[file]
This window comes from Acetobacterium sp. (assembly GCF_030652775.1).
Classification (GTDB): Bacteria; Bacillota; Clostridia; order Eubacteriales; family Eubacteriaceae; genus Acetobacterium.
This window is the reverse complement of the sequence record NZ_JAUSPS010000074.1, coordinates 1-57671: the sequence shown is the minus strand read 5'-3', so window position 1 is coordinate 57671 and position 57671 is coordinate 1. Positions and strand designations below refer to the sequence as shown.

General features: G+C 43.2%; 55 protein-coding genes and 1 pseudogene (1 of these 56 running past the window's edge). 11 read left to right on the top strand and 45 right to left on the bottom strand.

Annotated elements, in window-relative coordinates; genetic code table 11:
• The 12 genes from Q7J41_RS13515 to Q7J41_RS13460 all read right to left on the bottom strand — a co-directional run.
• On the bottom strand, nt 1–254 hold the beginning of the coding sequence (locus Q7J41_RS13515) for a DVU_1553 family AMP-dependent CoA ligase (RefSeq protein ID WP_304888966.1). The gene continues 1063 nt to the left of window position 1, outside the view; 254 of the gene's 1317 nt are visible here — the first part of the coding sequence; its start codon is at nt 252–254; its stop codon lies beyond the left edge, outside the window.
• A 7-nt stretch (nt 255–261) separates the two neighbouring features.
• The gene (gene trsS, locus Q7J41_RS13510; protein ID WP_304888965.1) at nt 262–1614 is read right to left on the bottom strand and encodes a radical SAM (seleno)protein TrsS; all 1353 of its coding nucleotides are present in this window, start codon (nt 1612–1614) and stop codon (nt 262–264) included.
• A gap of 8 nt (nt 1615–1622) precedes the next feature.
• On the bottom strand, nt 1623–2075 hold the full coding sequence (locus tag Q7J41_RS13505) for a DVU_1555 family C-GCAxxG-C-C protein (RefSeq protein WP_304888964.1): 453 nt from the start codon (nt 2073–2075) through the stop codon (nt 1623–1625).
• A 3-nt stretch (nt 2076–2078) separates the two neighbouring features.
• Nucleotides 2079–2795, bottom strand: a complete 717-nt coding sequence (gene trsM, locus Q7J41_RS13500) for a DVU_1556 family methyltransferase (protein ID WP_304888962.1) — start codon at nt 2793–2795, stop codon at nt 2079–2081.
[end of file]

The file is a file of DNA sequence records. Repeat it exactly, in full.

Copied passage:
This window comes from Acetobacterium sp. (assembly GCF_030652775.1).
Classification (GTDB): Bacteria; Bacillota; Clostridia; order Eubacteriales; family Eubacteriaceae; genus Acetobacterium.
This window is the reverse complement of the sequence record NZ_JAUSPS010000074.1, coordinates 1-57671: the sequence shown is the minus strand read 5'-3', so window position 1 is coordinate 57671 and position 57671 is coordinate 1. Positions and strand designations below refer to the sequence as shown.

General features: G+C 43.2%; 55 protein-coding genes and 1 pseudogene (1 of these 56 running past the window's edge). 11 read left to right on the top strand and 45 right to left on the bottom strand.

Annotated elements, in window-relative coordinates; genetic code table 11:
• The 12 genes from Q7J41_RS13515 to Q7J41_RS13460 all read right to left on the bottom strand — a co-directional run.
• On the bottom strand, nt 1–254 hold the beginning of the coding sequence (locus Q7J41_RS13515) for a DVU_1553 family AMP-dependent CoA ligase (RefSeq protein ID WP_304888966.1). The gene continues 1063 nt to the left of window position 1, outside the view; 254 of the gene's 1317 nt are visible here — the first part of the coding sequence; its start codon is at nt 252–254; its stop codon lies beyond the left edge, outside the window.
• A 7-nt stretch (nt 255–261) separates the two neighbouring features.
• The gene (gene trsS, locus Q7J41_RS13510; protein ID WP_304888965.1) at nt 262–1614 is read right to left on the bottom strand and encodes a radical SAM (seleno)protein TrsS; all 1353 of its coding nucleotides are present in this window, start codon (nt 1612–1614) and stop codon (nt 262–264) included.
• A gap of 8 nt (nt 1615–1622) precedes the next feature.
• On the bottom strand, nt 1623–2075 hold the full coding sequence (locus tag Q7J41_RS13505) for a DVU_1555 family C-GCAxxG-C-C protein (RefSeq protein WP_304888964.1): 453 nt from the start codon (nt 2073–2075) through the stop codon (nt 1623–1625).
• A 3-nt stretch (nt 2076–2078) separates the two neighbouring features.
• Nucleotides 2079–2795, bottom strand: a complete 717-nt coding sequence (gene trsM, locus Q7J41_RS13500) for a DVU_1556 family methyltransferase (protein ID WP_304888962.1) — start codon at nt 2793–2795, stop codon at nt 2079–2081.